Pennsylvania allows fracking on public college campuses
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CORRECTION: The original article incompletely described Indiana State University’s agreement with Pioneer Energy. The company may drill for oil on the campus, but it will not use hydraulic fracturing technology.
Pennsylvania’s economy has been transformed by hydraulic fracturing for natural gas. Land owners have benefited, and the companies doing the drilling, of course. Now a new law would let some state universities get in on the action.
It’s an idea already at work in other states. Texas, Ohio and West Virginia are exploring oil and gas drilling on campus, and Indiana State University signed a contract with Pioneer Energy this year.
“In fact today they are on campus doing some seismic testing,” says Diann McKee, ISU’s vice president for business affairs, “to determine the extent of any oil reserves that might exist.”
If Pioneer does find oil, the school gets 15 percent of the revenue. But that would not mean you’d see derricks on campus, McKee says.
New technology called horizontal drilling means the dirty work can happen miles away. If there is any infrastructure that has to be set up on campus, McKee says, “it will all be screened from view with landscaping and that type of thing.”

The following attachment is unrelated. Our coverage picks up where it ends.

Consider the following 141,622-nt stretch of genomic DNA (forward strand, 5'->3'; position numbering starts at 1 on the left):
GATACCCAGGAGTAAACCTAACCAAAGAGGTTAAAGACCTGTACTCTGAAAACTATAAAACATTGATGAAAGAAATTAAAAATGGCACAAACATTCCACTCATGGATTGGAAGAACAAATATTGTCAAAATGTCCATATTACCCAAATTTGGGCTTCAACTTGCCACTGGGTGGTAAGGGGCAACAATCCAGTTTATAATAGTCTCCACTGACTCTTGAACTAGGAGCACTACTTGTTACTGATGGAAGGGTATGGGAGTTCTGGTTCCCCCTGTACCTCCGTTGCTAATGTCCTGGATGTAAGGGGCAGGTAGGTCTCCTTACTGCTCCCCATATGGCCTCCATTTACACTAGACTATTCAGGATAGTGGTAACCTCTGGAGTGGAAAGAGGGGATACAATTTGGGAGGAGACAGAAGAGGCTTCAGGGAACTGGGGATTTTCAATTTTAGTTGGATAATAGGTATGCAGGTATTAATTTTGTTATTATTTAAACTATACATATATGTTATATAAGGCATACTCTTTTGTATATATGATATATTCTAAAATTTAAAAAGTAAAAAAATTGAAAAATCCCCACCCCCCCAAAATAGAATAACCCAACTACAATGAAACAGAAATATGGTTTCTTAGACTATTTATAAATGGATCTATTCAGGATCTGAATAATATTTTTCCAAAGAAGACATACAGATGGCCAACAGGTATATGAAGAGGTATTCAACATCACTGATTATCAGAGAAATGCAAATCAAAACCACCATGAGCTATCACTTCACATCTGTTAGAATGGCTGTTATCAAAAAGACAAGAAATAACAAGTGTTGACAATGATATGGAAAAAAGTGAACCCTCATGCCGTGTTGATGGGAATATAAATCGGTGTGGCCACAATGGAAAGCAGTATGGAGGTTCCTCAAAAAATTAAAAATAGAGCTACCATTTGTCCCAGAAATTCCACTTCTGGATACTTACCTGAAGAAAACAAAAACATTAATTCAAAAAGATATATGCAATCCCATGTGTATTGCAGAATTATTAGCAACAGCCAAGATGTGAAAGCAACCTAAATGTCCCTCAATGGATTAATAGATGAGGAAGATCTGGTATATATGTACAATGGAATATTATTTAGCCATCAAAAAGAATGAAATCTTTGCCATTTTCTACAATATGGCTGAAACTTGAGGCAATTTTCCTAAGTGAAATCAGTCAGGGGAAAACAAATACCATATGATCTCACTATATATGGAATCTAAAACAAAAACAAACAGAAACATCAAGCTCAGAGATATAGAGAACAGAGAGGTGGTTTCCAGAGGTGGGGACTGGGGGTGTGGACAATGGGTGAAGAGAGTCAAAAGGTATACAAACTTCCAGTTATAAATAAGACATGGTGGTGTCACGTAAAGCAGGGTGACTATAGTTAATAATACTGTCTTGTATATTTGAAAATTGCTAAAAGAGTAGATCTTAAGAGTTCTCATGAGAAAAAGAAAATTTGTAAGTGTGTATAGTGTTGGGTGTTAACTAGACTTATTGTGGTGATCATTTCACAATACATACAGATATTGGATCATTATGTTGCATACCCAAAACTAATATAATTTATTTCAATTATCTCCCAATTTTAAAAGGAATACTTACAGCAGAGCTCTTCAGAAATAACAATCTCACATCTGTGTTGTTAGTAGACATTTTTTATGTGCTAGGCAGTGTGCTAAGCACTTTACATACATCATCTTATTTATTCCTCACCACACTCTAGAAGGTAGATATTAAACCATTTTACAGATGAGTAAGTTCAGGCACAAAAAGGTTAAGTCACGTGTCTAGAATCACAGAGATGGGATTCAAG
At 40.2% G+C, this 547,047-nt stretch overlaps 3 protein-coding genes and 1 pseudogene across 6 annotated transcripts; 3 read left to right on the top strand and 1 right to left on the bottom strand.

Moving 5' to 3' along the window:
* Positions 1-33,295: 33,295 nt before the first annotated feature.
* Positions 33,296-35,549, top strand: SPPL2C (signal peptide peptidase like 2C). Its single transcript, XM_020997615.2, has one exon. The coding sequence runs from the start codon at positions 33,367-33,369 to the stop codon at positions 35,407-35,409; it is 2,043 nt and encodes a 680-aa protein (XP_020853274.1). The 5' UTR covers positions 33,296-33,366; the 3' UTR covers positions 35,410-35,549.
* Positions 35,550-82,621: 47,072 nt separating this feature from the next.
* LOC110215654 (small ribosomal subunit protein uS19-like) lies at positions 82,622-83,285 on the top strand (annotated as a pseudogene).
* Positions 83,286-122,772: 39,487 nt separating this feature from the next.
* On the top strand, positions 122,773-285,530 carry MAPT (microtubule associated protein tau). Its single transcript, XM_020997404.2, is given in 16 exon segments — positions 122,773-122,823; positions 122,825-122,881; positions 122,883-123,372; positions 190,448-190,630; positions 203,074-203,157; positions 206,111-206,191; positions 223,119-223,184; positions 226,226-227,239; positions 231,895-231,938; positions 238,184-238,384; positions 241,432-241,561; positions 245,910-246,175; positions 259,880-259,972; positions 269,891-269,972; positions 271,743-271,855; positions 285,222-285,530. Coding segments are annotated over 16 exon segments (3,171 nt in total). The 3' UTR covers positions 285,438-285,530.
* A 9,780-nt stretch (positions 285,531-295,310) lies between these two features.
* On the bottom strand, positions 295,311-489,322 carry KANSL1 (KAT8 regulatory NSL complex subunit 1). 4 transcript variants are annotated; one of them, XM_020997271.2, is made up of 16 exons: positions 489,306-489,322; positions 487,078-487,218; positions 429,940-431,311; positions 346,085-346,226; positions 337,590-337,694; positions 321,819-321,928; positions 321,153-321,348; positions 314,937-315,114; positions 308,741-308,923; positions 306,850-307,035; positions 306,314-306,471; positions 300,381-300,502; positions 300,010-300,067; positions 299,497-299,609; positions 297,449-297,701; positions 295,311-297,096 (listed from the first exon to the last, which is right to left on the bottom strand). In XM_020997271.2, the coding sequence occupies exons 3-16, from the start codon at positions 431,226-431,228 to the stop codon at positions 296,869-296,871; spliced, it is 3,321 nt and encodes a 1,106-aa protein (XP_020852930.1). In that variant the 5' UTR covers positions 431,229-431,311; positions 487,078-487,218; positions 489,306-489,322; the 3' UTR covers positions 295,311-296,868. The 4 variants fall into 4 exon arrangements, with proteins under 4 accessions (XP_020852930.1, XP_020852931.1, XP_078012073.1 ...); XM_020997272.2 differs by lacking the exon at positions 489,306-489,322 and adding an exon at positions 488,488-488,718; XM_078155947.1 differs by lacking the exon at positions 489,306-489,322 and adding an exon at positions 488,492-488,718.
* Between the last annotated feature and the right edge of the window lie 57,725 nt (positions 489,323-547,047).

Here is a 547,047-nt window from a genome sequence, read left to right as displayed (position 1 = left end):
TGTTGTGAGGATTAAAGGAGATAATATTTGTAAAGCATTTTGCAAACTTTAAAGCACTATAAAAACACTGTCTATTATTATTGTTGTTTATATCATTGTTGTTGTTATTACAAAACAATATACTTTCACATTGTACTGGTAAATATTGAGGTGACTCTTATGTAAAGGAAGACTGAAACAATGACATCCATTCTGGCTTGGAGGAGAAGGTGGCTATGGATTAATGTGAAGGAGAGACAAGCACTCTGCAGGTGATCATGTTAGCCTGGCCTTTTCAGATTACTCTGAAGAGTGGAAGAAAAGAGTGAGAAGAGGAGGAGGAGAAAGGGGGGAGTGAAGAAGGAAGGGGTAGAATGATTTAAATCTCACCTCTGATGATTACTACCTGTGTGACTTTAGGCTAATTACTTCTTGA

In northern Pennsylvania, Mansfield University could take a similar route. It’s 175-acre campus sits right on top of the Marcellus Shale, a vast reserve of natural gas. Pennsylvania’s new law means Mansfield would get 50 percent of royalites from gas drilling on its property. Alan Golden is interim president of Mansfield, and he says his school has not had any direct conversations about fracking on campus.
“Prior to this legislation there was no reason to do that,” says Golden. “The university would not have been able to retain any of the revenue from drilling.”
The money would’ve gone to the state’s coffers, instead. The new law affects the 14 schools in the Pennsylvania State System of Higher Education. Vice Chancellor Karen Ball says those schools’ budgets have been cut 18 percent. When asked if she thinks fracking royalties can make up that gap, she said, “I don’t think it’ll be anywhere near the volume to be a tradeoff.”
Natural gas prices are so cheap right now, she says, that the incentive to drill anywhere is low.
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